Monday, 27 April 2015

Lapses in Insurance Coverage

Insurance has been around since people have realized it should be. Yet sometimes, we cannot avoid not paying for our premiums especially when we encounter financial instability. These are called lapses. Westhill Insurance Consulting gives you the outlines of what you should review once you missed paying your premiums.

Grace Period Must Happen Before Lapse

To prevent a life insurance policy from lapsing each and every time a premium payment is slightly late, every state in the country requires that a life insurance policy first go through what is known as a grace period after a payment is missed. This is a period of time (usually 30 days) where despite the missed payment; the insurance policy will still provide coverage and make a full payout if the insured dies.

Only after the grace period has passed without receiving the due premiums can the life insurance company consider the policy to be lapsed. Once a life insurance policy lapses the life insurance company is not under any legal obligation to pay the beneficiaries if an insured person passes away.

Most Policies Can Be Reinstated After Lapsing

After a policy first lapses, the owner may have the option to reinstate the policy. You want to make sure that you reinstate your policy as quickly as possible after a lapse. Different companies have different rules for reinstatement so you shouldn’t file a complaint or burst into frustrations when your insurance company refuses to reinstate your policy as it should already be stated when you were reading the terms before you signed for the coverage.

Importance of Reinstatement Period Lapse

The reinstatement period is very important to policy owners and insured persons for a couple of reasons. The first reason is as discussed, the insured person may not need to go through the underwriting process. If a person has had a major health change, he/she may not necessarily be aware of the change. The underwriting process may uncover more about a person’s health than they ever knew, for better and worse. Avoiding underwriting when possible almost always leads to lower insurance premiums.

The second reason the reinstatement period is very important is that even with the same health rating, a new life insurance policy will always be more expensive than an old policy, because the insured person has aged. The older the insured person, the higher the rates will be, all else being equal. The bottom line is: Reinstating a life insurance policy rather than taking out a new policy will save money.

Reinstatement Will Cost More than One Month Premium

After a policy has lapsed, a larger payment must be made to reinstate the policy. It is in the best interest of a policy holder never to let a policy lapse. Developing cities like Bangkok, Thailand, Jakarta, Indonesia and Kuala Lumpur, Malaysia are strict in reinstatement and its cost as personal insurance are rare.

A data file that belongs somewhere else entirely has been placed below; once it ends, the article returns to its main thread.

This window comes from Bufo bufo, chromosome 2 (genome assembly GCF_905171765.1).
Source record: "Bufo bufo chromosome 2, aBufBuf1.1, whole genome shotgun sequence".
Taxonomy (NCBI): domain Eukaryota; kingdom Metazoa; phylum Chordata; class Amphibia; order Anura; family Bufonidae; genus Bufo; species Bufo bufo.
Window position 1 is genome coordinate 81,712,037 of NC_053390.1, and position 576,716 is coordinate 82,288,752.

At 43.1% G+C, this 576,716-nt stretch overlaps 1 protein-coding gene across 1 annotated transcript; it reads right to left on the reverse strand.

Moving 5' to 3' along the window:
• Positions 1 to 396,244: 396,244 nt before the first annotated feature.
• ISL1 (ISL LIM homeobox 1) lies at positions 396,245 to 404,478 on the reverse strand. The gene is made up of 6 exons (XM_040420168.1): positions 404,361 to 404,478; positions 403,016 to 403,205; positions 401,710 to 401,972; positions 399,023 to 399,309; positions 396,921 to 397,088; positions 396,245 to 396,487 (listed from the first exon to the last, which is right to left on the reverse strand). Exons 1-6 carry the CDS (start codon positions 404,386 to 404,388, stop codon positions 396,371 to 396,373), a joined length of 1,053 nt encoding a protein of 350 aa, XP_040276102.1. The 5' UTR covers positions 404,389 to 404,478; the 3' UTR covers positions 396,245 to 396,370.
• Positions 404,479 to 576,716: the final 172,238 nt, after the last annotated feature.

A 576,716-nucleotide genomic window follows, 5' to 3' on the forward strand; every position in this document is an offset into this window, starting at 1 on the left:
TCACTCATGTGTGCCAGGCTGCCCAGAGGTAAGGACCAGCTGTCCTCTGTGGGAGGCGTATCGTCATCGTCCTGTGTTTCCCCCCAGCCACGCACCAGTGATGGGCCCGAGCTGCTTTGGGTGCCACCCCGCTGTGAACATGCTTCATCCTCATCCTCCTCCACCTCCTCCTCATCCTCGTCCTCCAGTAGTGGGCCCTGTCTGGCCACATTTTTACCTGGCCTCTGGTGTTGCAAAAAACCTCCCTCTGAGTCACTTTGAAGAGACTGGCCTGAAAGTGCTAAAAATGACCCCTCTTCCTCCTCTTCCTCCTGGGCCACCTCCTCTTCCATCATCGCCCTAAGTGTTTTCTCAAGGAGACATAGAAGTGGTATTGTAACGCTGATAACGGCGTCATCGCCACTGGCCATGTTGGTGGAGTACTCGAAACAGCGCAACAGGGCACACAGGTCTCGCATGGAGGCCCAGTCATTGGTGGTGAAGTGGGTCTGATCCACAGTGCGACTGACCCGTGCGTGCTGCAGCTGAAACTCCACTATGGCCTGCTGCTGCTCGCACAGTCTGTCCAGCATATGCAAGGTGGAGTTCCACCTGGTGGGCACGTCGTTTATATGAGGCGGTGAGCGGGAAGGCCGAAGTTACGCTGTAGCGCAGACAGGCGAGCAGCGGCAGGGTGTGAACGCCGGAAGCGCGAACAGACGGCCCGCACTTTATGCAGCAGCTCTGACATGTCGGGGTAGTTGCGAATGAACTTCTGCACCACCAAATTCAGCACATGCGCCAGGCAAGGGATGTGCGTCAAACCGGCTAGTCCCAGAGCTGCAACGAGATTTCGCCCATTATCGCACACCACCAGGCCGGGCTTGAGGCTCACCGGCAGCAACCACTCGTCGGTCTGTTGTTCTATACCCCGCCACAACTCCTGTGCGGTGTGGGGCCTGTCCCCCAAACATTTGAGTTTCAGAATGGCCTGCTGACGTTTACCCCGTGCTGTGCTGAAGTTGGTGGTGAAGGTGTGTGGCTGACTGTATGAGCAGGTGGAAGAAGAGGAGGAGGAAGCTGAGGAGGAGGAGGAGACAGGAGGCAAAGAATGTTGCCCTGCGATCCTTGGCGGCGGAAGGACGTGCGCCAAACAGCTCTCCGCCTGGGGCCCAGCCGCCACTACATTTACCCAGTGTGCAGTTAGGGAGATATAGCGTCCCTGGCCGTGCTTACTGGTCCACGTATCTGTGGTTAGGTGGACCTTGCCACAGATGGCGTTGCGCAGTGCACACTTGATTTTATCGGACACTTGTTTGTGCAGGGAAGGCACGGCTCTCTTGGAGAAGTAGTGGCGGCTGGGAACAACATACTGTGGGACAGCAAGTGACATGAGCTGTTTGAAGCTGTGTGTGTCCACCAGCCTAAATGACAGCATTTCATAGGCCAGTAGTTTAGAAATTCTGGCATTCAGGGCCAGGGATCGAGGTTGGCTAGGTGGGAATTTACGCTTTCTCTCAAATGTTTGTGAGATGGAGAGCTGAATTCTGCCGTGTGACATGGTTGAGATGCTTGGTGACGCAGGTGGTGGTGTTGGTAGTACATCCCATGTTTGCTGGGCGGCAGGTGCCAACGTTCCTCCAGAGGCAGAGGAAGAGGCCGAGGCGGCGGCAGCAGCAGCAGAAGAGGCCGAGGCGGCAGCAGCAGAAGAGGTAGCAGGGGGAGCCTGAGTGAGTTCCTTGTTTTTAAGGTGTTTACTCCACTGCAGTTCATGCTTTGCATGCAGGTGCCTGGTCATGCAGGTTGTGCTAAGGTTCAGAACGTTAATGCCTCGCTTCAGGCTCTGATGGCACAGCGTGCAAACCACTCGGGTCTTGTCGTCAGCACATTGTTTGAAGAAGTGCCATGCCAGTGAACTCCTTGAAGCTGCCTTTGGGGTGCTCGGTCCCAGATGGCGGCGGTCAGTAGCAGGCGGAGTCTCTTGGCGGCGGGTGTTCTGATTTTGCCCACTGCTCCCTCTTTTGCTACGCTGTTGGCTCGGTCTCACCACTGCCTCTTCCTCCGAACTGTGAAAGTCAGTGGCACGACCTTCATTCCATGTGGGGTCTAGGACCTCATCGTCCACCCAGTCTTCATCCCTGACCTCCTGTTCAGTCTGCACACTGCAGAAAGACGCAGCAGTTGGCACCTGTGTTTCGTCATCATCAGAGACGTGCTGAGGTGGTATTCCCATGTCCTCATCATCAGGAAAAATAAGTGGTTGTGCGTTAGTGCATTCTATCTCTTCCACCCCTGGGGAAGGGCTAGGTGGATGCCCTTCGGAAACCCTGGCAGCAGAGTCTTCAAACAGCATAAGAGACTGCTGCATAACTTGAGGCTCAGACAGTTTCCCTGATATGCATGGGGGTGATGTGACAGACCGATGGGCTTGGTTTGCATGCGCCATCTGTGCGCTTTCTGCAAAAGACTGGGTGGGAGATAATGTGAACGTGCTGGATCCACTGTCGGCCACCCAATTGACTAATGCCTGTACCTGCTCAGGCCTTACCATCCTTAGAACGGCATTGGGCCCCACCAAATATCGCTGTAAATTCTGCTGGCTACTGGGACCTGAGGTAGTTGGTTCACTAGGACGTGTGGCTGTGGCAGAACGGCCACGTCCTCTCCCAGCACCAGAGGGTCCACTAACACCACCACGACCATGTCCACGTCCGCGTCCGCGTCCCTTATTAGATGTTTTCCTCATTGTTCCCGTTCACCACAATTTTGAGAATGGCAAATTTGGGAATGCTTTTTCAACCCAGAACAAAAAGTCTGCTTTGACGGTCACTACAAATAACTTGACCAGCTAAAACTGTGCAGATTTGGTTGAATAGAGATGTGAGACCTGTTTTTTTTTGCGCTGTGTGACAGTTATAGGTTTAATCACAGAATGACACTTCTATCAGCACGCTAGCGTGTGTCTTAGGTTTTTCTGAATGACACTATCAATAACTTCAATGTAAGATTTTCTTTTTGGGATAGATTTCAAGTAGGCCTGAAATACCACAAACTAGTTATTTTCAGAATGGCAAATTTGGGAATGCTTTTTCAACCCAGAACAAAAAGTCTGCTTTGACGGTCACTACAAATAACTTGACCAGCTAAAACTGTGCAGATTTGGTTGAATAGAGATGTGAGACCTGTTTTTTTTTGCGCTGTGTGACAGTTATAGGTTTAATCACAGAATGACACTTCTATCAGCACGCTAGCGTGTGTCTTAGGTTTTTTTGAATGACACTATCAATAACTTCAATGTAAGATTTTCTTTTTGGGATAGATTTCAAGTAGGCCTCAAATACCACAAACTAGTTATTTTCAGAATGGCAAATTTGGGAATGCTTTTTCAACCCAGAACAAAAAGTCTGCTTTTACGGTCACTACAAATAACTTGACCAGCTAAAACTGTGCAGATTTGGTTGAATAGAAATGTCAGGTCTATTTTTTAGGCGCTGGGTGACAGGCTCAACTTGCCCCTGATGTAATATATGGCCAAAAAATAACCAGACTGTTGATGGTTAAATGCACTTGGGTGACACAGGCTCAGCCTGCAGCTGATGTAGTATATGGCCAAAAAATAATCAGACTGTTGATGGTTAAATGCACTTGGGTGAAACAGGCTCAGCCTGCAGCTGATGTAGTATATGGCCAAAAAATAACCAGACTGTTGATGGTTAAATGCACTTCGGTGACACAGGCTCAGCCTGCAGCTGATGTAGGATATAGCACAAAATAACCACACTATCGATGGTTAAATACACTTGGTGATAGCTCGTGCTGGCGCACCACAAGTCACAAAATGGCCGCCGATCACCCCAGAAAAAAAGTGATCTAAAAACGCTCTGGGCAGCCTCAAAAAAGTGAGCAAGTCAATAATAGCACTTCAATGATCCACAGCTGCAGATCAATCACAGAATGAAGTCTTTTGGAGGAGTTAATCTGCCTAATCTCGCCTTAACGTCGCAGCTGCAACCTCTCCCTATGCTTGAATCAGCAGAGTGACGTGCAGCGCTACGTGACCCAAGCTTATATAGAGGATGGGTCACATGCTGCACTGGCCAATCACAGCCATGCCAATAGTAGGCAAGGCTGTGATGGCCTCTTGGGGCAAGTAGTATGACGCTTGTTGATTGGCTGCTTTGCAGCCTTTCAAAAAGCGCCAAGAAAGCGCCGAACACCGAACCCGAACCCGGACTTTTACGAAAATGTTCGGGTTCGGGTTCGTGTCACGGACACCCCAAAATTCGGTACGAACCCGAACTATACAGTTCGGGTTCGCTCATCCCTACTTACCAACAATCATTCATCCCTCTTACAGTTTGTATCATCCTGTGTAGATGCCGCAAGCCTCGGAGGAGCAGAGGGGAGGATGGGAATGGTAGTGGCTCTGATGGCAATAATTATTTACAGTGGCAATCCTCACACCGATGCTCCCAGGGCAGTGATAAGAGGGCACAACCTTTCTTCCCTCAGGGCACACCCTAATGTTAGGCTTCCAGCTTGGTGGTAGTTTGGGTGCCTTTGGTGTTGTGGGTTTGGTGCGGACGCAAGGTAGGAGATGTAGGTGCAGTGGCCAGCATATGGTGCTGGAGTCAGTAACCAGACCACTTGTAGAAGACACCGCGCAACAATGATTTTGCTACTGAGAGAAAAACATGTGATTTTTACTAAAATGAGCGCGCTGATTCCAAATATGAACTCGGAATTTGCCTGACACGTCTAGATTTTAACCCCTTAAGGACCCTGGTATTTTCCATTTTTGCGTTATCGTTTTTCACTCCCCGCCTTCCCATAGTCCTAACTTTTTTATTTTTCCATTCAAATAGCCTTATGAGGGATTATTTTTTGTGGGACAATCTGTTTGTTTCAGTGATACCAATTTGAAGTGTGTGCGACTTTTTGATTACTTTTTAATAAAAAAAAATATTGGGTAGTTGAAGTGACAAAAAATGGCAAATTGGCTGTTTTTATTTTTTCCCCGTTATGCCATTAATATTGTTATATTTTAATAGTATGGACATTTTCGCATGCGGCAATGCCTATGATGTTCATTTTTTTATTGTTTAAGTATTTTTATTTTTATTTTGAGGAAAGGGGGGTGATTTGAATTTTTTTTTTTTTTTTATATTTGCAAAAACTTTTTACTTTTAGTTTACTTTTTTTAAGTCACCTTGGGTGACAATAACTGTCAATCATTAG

Thursday, 16 April 2015

Insurance in a Divorce

Divorce is one of the most devastating events in one couple’s life. 

While most divorcing couples focus on the delicate and often difficult issues of child custody and dividing assets, breaking up can be hard to do in terms of your insurance policies, too. Whether the policies are in place for protection or as an investment, divorcing spouses need to review them in the context of their new financial circumstances. Westhill Insurance Consulting has listed some matters to be prioritized during this delicate time. 

1.            Life insurance

Your first step should be to check the beneficiaries on your life insurance, whether you have term or permanent policies. People sometimes forget the existence of their life insurance policies, yet often the amount of money involved is higher than their other assets. If you forget to change the beneficiary of your policy and you pass away, your ex-spouse could get the money instead of your new spouse."

Melody Juge, managing director of Life Income Management in Flat Rock, N.C., says splitting spouses should negotiate ownership of life insurance policies as part of the divorce settlement.

"If your spouse has an insurance policy that you're depending on to take care of you and your kids if he dies, you should have (the) ownership changed to yourself instead of your spouse," says Juge. "If not, your spouse could change the beneficiary or simply stop paying the premiums."

2.            Health insurance

Many couples share health insurance under one spouse's employee benefits package; a divorce will require a policy change.

When you work and have previously been covered by your spouse's company, you can generally obtain health insurance through your own employer after a divorce.

Also, the federal law known as the Consolidated Omnibus Budget Reconciliation Act, or COBRA, allows a person going through a divorce to stay on a spouse's group policy for a limited time. But you'd have to pay the full premium yourself. Developing cities like Kuala Lumpur, Malaysia, Singapore and Jakarta, Indonesia are now creating an act similar to COBRA for divorce protection.

3.            Home and car insurance

Liability insurance policies for your home and car are particularly important to maintain during and after a divorce.

Divorcing spouses should immediately notify their insurance companies if an asset such as a car or home changes ownership to avoid filing more complaints and causing more crease.

4.            Long-term care insurance

Hook says long-term care insurance policies are individual insurance policies, so there would not be much impact from a divorce. But some insurance companies offer a discount for covering a married couple, and that would be eliminated after a split.

Premiums for long-term care insurance should be estimated as part of your expenses during the divorce settlement. Hook suggests that divorcing spouses in their 50s who don't have long-term care coverage should be sure to purchase some.